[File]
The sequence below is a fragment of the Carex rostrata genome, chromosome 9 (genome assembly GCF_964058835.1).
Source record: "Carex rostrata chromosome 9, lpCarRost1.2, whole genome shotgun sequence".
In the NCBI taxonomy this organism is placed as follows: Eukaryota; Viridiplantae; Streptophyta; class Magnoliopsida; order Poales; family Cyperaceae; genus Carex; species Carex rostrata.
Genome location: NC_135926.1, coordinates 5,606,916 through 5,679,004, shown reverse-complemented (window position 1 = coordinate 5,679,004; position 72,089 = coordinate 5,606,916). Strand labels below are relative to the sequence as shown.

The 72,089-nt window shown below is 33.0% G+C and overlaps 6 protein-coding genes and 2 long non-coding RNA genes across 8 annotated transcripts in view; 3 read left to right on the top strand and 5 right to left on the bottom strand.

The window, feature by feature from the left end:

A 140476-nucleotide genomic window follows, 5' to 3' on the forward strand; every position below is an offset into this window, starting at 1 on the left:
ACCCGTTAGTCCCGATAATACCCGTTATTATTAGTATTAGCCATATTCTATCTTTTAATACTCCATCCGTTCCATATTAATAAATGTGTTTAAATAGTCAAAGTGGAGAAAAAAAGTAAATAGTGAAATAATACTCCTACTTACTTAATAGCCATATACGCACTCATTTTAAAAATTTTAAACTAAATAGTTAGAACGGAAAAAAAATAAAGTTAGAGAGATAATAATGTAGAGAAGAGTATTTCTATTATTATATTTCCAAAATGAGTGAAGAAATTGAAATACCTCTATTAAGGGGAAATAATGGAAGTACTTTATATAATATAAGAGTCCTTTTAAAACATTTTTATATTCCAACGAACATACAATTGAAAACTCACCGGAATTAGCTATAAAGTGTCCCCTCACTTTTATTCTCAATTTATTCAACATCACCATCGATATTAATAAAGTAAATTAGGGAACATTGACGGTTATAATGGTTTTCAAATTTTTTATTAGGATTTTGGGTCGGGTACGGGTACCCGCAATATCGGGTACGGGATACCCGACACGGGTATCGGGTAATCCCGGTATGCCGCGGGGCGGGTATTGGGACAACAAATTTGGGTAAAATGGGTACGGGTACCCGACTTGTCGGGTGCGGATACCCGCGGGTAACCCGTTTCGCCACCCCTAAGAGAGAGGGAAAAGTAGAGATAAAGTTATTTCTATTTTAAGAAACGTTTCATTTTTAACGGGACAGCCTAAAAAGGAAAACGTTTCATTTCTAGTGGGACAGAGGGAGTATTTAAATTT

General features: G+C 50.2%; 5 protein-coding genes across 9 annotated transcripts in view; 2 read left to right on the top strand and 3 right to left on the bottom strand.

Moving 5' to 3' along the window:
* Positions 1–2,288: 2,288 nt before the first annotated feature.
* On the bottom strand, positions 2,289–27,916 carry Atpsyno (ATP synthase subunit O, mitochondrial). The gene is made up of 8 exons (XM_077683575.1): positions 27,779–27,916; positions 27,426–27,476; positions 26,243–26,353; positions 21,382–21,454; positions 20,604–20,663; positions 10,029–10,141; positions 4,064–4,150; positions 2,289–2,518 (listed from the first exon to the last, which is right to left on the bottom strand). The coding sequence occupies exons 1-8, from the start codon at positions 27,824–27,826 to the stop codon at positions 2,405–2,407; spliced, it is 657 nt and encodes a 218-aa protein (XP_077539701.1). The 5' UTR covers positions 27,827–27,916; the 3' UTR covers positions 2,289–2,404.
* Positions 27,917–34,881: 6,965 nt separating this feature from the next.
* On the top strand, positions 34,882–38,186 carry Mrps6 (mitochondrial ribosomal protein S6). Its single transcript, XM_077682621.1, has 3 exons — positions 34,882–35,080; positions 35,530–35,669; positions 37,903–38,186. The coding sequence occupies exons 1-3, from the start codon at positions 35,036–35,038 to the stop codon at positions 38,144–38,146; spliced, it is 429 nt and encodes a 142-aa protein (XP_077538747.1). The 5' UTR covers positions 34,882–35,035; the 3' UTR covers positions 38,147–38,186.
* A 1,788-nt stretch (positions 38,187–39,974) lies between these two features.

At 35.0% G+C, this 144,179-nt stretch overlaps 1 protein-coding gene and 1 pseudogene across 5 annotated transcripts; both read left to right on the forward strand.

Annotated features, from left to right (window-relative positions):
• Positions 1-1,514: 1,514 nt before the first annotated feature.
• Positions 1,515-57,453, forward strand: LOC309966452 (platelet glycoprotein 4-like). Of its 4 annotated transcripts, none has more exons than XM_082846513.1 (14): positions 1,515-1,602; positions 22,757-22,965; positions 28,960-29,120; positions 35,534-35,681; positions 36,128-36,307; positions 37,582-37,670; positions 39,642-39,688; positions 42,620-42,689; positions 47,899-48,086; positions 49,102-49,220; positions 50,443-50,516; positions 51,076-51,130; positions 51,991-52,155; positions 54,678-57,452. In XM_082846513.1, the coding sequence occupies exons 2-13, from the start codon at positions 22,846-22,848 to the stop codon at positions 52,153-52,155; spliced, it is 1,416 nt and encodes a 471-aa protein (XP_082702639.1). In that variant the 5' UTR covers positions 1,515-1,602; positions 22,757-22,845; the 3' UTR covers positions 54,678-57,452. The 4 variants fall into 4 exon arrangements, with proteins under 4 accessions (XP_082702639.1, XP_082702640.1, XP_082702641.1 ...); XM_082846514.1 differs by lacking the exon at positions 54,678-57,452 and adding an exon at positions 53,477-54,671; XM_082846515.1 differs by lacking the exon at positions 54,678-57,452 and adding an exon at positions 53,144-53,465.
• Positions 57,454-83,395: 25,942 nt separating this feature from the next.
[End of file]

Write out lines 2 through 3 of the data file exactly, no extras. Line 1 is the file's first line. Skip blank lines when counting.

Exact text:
Source record: "Carex rostrata chromosome 9, lpCarRost1.2, whole genome shotgun sequence".
In the NCBI taxonomy this organism is placed as follows: Eukaryota; Viridiplantae; Streptophyta; class Magnoliopsida; order Poales; family Cyperaceae; genus Carex; species Carex rostrata.